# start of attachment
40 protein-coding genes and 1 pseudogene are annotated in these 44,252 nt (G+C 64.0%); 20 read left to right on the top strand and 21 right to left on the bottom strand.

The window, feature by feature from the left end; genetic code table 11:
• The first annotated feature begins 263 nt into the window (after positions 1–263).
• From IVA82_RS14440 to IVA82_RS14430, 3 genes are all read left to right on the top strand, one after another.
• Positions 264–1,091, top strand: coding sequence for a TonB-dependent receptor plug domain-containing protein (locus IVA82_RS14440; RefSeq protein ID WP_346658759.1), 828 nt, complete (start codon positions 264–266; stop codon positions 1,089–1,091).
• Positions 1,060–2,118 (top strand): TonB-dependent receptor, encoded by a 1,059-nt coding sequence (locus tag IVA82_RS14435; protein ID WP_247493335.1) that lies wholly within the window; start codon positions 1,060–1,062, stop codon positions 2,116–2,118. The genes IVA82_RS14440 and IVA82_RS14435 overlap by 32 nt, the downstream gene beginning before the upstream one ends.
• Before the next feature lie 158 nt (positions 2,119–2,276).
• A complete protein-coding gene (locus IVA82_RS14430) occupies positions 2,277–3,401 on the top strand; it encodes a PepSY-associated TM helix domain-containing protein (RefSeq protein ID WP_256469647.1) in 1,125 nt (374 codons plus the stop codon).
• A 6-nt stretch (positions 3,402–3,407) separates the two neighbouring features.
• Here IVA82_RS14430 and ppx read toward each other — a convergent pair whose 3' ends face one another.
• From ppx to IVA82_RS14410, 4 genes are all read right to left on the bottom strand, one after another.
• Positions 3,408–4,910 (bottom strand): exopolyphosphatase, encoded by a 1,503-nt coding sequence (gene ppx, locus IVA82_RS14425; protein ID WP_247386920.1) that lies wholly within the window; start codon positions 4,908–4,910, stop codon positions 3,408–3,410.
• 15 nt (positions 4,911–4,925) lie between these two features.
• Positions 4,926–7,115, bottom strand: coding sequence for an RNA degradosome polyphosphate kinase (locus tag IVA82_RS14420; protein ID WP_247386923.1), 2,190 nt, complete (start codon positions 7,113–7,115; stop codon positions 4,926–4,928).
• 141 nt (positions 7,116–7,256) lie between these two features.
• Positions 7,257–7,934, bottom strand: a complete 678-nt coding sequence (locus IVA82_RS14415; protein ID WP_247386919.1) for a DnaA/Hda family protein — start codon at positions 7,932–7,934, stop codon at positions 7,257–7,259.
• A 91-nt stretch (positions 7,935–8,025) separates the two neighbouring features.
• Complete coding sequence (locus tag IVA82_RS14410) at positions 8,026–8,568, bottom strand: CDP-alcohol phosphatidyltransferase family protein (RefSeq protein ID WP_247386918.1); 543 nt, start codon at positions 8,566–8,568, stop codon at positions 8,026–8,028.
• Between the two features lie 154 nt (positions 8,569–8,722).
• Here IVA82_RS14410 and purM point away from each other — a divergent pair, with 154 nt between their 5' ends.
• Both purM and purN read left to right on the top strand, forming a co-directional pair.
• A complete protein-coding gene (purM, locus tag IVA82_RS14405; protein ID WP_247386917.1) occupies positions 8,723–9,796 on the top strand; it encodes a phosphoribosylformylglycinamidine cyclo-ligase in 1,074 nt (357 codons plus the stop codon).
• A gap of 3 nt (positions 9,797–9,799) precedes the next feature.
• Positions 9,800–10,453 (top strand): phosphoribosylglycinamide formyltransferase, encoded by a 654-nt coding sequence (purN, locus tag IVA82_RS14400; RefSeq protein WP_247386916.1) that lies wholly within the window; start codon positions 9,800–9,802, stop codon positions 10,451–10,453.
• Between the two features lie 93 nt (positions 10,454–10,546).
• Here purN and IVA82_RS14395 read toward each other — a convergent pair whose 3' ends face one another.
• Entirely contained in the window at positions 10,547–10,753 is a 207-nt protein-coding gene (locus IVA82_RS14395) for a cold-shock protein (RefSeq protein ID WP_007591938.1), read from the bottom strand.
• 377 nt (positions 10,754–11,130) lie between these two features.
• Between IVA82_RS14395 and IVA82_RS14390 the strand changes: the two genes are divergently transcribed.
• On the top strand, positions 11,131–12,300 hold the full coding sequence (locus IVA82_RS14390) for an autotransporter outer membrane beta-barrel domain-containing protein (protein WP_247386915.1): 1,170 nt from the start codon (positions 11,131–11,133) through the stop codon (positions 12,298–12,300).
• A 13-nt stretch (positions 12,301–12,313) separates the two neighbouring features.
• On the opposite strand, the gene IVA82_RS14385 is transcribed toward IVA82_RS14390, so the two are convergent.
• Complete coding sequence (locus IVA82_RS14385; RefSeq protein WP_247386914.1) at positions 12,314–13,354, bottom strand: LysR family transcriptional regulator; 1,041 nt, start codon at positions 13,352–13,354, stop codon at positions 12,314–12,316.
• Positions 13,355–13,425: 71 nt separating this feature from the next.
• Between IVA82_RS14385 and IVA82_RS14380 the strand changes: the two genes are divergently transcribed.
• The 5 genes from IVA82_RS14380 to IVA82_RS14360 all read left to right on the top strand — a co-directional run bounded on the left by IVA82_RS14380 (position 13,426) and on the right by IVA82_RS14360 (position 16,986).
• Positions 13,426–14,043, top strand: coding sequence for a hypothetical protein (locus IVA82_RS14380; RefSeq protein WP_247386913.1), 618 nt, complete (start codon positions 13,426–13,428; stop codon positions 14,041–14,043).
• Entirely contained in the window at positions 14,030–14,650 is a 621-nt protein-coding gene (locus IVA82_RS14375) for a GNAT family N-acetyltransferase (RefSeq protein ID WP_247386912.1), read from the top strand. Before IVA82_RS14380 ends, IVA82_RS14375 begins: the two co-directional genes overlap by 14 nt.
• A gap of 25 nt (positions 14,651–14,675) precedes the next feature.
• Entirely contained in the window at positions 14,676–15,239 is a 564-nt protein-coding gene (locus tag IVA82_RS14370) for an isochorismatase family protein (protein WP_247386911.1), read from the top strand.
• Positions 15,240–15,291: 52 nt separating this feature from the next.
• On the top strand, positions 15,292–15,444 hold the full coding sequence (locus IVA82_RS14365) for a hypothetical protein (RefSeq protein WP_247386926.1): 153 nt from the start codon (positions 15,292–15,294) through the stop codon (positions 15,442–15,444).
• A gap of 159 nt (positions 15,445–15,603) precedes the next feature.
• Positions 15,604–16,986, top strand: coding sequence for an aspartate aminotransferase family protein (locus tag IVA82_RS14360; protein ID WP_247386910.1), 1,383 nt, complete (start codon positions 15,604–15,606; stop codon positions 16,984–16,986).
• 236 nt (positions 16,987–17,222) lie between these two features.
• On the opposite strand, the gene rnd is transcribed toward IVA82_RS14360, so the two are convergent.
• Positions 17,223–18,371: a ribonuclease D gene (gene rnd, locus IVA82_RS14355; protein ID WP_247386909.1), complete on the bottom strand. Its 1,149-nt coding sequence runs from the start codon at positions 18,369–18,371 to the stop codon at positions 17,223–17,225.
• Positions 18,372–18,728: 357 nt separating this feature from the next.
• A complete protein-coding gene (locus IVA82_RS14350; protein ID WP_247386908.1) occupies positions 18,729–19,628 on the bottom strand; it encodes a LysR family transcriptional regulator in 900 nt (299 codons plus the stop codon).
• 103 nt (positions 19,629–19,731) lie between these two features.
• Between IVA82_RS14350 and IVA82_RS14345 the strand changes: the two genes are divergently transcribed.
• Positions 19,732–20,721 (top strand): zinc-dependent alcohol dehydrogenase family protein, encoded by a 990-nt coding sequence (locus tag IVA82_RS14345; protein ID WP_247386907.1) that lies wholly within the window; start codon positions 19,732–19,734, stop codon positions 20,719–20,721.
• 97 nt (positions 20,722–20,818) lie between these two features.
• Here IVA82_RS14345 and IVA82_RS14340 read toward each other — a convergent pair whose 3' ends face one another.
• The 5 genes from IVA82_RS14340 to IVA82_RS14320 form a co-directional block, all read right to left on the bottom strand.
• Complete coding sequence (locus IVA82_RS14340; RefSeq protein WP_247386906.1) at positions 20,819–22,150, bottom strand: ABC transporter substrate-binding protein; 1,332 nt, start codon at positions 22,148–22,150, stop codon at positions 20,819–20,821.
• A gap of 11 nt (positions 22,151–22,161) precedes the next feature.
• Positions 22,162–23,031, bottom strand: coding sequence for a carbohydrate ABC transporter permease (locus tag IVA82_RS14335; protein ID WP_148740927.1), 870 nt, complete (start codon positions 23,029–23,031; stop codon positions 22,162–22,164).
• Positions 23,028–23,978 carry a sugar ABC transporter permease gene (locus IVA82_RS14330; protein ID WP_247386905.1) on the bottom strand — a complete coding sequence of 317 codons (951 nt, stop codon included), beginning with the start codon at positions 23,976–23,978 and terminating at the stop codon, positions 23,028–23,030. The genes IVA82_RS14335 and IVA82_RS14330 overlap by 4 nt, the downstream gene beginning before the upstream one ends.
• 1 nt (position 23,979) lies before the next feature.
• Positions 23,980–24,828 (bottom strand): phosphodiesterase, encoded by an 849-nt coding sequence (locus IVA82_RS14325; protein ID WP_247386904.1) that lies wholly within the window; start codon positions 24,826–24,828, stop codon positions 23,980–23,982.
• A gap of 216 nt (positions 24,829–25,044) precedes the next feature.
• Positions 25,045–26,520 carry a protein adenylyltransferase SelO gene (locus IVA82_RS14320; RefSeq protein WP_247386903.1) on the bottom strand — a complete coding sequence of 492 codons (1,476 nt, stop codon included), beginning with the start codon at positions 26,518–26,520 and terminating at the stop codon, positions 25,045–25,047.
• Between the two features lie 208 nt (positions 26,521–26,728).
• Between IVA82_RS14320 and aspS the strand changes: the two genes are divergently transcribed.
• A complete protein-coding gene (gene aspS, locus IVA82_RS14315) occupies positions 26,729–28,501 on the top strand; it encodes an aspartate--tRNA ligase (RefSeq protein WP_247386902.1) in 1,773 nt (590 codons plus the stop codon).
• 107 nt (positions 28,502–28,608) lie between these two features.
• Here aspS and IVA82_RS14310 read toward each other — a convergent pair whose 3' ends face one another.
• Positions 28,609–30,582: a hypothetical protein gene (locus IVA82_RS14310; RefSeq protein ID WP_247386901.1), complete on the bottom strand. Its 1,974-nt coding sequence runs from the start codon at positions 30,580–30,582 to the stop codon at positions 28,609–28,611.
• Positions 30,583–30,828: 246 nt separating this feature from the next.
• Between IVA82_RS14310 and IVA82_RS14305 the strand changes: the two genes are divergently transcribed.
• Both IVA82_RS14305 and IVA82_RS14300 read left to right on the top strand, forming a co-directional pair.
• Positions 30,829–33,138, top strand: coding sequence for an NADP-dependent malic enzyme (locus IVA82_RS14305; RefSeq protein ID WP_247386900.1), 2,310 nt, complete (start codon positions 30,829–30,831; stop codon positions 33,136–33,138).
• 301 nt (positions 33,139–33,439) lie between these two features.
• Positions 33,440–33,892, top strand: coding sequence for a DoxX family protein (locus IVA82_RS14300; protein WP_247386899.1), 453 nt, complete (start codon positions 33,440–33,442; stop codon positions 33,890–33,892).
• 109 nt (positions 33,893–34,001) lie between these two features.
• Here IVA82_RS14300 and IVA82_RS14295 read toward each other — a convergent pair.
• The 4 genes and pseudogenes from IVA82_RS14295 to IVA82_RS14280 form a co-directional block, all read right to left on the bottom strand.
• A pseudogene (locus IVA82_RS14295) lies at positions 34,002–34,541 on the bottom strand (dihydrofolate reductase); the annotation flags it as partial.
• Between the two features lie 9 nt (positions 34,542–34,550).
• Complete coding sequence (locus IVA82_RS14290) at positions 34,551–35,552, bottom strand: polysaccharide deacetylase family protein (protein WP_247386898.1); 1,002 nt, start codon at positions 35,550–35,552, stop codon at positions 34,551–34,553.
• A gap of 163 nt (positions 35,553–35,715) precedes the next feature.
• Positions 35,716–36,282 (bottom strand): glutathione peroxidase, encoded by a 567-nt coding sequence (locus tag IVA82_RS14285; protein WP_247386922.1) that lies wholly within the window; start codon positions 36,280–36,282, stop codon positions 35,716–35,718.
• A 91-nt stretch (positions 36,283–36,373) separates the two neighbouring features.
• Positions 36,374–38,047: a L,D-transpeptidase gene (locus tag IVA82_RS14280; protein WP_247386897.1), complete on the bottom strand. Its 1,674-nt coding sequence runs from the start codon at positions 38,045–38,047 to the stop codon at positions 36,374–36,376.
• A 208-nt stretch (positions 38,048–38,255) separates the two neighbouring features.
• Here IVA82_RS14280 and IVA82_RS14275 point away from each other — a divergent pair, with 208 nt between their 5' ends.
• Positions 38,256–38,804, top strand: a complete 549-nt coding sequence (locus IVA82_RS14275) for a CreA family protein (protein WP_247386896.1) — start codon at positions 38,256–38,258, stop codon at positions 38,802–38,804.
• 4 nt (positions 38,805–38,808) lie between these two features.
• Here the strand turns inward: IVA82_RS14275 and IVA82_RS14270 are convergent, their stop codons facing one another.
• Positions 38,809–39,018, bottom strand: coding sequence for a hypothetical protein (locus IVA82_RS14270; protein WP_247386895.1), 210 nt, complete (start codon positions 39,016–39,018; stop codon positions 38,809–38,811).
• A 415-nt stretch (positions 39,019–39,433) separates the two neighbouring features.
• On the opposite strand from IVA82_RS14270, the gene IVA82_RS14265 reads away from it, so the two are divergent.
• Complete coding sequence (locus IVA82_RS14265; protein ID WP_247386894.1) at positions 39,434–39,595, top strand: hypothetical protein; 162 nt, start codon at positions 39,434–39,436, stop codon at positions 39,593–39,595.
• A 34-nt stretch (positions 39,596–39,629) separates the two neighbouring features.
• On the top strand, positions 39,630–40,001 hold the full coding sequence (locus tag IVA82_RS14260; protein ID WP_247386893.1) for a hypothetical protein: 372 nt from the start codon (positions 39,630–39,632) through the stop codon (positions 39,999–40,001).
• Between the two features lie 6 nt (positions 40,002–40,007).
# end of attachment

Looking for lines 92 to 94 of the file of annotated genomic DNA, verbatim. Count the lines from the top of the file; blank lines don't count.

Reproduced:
• A 415-nt stretch (positions 39,019–39,433) separates the two neighbouring features.
• On the opposite strand from IVA82_RS14270, the gene IVA82_RS14265 reads away from it, so the two are divergent.
• Complete coding sequence (locus IVA82_RS14265; protein ID WP_247386894.1) at positions 39,434–39,595, top strand: hypothetical protein; 162 nt, start codon at positions 39,434–39,436, stop codon at positions 39,593–39,595.